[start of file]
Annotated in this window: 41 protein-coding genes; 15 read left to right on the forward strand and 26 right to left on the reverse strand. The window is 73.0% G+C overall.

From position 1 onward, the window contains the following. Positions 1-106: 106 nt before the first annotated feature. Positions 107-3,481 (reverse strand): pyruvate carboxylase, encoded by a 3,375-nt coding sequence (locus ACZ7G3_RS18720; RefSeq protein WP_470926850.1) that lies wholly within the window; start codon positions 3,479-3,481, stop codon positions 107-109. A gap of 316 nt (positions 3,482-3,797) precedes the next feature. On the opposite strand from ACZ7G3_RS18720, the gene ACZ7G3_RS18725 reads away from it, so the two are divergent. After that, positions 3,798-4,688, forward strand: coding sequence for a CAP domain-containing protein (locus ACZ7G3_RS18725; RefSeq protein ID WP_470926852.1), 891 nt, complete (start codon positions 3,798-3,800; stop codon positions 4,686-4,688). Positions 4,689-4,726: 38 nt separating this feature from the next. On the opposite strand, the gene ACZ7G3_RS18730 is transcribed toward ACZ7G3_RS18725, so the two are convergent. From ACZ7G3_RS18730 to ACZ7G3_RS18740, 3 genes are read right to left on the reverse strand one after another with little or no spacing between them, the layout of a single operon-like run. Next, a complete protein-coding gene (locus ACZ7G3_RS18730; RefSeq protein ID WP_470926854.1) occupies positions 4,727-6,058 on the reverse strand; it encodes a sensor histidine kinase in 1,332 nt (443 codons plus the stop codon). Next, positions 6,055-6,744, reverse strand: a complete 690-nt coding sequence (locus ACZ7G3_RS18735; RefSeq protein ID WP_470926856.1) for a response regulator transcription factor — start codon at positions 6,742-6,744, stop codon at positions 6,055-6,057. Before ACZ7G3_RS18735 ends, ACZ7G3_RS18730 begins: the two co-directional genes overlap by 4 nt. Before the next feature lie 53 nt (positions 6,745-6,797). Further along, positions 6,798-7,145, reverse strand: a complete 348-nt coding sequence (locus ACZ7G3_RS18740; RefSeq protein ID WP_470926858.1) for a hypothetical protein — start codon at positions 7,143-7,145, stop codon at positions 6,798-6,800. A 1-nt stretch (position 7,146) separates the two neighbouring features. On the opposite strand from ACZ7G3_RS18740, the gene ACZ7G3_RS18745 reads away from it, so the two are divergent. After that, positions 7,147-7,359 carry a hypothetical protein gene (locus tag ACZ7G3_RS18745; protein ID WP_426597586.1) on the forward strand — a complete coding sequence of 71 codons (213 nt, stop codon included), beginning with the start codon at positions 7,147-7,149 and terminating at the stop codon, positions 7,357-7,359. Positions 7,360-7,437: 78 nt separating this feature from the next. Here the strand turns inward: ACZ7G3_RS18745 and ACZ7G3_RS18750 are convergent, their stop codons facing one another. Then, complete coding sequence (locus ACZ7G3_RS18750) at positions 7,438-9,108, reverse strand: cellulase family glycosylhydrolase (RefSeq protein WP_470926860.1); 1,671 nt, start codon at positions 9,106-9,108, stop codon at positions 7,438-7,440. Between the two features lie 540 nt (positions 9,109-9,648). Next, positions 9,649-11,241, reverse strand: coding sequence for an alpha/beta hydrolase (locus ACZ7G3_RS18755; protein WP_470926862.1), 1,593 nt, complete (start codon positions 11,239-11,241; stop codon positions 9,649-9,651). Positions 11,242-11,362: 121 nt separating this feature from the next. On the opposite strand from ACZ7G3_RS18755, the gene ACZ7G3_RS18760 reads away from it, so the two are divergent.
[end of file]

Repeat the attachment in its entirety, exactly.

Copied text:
Annotated in this window: 41 protein-coding genes; 15 read left to right on the forward strand and 26 right to left on the reverse strand. The window is 73.0% G+C overall.

From position 1 onward, the window contains the following. Positions 1-106: 106 nt before the first annotated feature. Positions 107-3,481 (reverse strand): pyruvate carboxylase, encoded by a 3,375-nt coding sequence (locus ACZ7G3_RS18720; RefSeq protein WP_470926850.1) that lies wholly within the window; start codon positions 3,479-3,481, stop codon positions 107-109. A gap of 316 nt (positions 3,482-3,797) precedes the next feature. On the opposite strand from ACZ7G3_RS18720, the gene ACZ7G3_RS18725 reads away from it, so the two are divergent. After that, positions 3,798-4,688, forward strand: coding sequence for a CAP domain-containing protein (locus ACZ7G3_RS18725; RefSeq protein ID WP_470926852.1), 891 nt, complete (start codon positions 3,798-3,800; stop codon positions 4,686-4,688). Positions 4,689-4,726: 38 nt separating this feature from the next. On the opposite strand, the gene ACZ7G3_RS18730 is transcribed toward ACZ7G3_RS18725, so the two are convergent. From ACZ7G3_RS18730 to ACZ7G3_RS18740, 3 genes are read right to left on the reverse strand one after another with little or no spacing between them, the layout of a single operon-like run. Next, a complete protein-coding gene (locus ACZ7G3_RS18730; RefSeq protein ID WP_470926854.1) occupies positions 4,727-6,058 on the reverse strand; it encodes a sensor histidine kinase in 1,332 nt (443 codons plus the stop codon). Next, positions 6,055-6,744, reverse strand: a complete 690-nt coding sequence (locus ACZ7G3_RS18735; RefSeq protein ID WP_470926856.1) for a response regulator transcription factor — start codon at positions 6,742-6,744, stop codon at positions 6,055-6,057. Before ACZ7G3_RS18735 ends, ACZ7G3_RS18730 begins: the two co-directional genes overlap by 4 nt. Before the next feature lie 53 nt (positions 6,745-6,797). Further along, positions 6,798-7,145, reverse strand: a complete 348-nt coding sequence (locus ACZ7G3_RS18740; RefSeq protein ID WP_470926858.1) for a hypothetical protein — start codon at positions 7,143-7,145, stop codon at positions 6,798-6,800. A 1-nt stretch (position 7,146) separates the two neighbouring features. On the opposite strand from ACZ7G3_RS18740, the gene ACZ7G3_RS18745 reads away from it, so the two are divergent. After that, positions 7,147-7,359 carry a hypothetical protein gene (locus tag ACZ7G3_RS18745; protein ID WP_426597586.1) on the forward strand — a complete coding sequence of 71 codons (213 nt, stop codon included), beginning with the start codon at positions 7,147-7,149 and terminating at the stop codon, positions 7,357-7,359. Positions 7,360-7,437: 78 nt separating this feature from the next. Here the strand turns inward: ACZ7G3_RS18745 and ACZ7G3_RS18750 are convergent, their stop codons facing one another. Then, complete coding sequence (locus ACZ7G3_RS18750) at positions 7,438-9,108, reverse strand: cellulase family glycosylhydrolase (RefSeq protein WP_470926860.1); 1,671 nt, start codon at positions 9,106-9,108, stop codon at positions 7,438-7,440. Between the two features lie 540 nt (positions 9,109-9,648). Next, positions 9,649-11,241, reverse strand: coding sequence for an alpha/beta hydrolase (locus ACZ7G3_RS18755; protein WP_470926862.1), 1,593 nt, complete (start codon positions 11,239-11,241; stop codon positions 9,649-9,651). Positions 11,242-11,362: 121 nt separating this feature from the next. On the opposite strand from ACZ7G3_RS18755, the gene ACZ7G3_RS18760 reads away from it, so the two are divergent.